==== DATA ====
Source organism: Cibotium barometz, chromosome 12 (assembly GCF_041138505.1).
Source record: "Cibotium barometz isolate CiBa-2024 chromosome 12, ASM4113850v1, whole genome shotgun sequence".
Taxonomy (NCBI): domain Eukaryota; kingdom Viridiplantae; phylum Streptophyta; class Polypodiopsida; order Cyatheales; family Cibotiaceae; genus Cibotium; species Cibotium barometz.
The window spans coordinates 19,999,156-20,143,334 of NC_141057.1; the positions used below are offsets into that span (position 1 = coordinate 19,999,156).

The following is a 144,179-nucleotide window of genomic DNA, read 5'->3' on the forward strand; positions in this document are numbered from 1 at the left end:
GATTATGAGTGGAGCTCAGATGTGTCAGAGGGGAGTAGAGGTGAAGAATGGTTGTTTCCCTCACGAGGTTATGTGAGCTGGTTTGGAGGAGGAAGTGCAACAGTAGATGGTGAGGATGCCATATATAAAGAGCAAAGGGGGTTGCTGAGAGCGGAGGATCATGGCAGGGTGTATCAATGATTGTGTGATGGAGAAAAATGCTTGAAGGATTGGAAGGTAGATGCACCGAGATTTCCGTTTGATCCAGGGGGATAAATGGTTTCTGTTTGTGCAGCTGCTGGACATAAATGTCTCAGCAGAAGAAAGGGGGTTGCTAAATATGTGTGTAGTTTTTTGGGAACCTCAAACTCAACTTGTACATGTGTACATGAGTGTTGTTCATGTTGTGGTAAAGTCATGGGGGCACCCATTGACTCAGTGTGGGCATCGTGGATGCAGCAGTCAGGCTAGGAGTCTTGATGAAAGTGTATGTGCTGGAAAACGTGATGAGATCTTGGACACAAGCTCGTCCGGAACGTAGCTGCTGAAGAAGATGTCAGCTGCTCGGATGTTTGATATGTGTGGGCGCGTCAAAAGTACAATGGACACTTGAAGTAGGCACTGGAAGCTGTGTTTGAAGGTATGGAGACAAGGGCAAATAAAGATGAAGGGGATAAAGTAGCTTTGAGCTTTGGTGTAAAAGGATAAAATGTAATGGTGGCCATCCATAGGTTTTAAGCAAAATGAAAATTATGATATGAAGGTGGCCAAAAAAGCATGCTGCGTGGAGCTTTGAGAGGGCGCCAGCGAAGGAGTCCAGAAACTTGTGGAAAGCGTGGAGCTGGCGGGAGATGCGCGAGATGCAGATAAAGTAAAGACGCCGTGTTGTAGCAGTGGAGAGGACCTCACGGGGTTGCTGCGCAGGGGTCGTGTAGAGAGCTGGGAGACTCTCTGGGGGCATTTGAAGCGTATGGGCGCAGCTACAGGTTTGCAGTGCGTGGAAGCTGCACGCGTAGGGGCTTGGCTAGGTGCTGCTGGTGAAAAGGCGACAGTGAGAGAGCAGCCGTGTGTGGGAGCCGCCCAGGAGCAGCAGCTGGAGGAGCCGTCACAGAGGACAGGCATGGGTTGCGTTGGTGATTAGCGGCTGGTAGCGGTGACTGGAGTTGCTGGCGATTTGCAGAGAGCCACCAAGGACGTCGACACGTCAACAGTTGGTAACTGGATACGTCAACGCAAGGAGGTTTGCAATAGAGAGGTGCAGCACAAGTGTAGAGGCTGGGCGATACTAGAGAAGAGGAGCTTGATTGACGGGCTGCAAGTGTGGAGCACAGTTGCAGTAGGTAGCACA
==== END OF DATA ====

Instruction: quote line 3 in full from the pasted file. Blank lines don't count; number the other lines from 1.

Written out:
Taxonomy (NCBI): domain Eukaryota; kingdom Viridiplantae; phylum Streptophyta; class Polypodiopsida; order Cyatheales; family Cibotiaceae; genus Cibotium; species Cibotium barometz.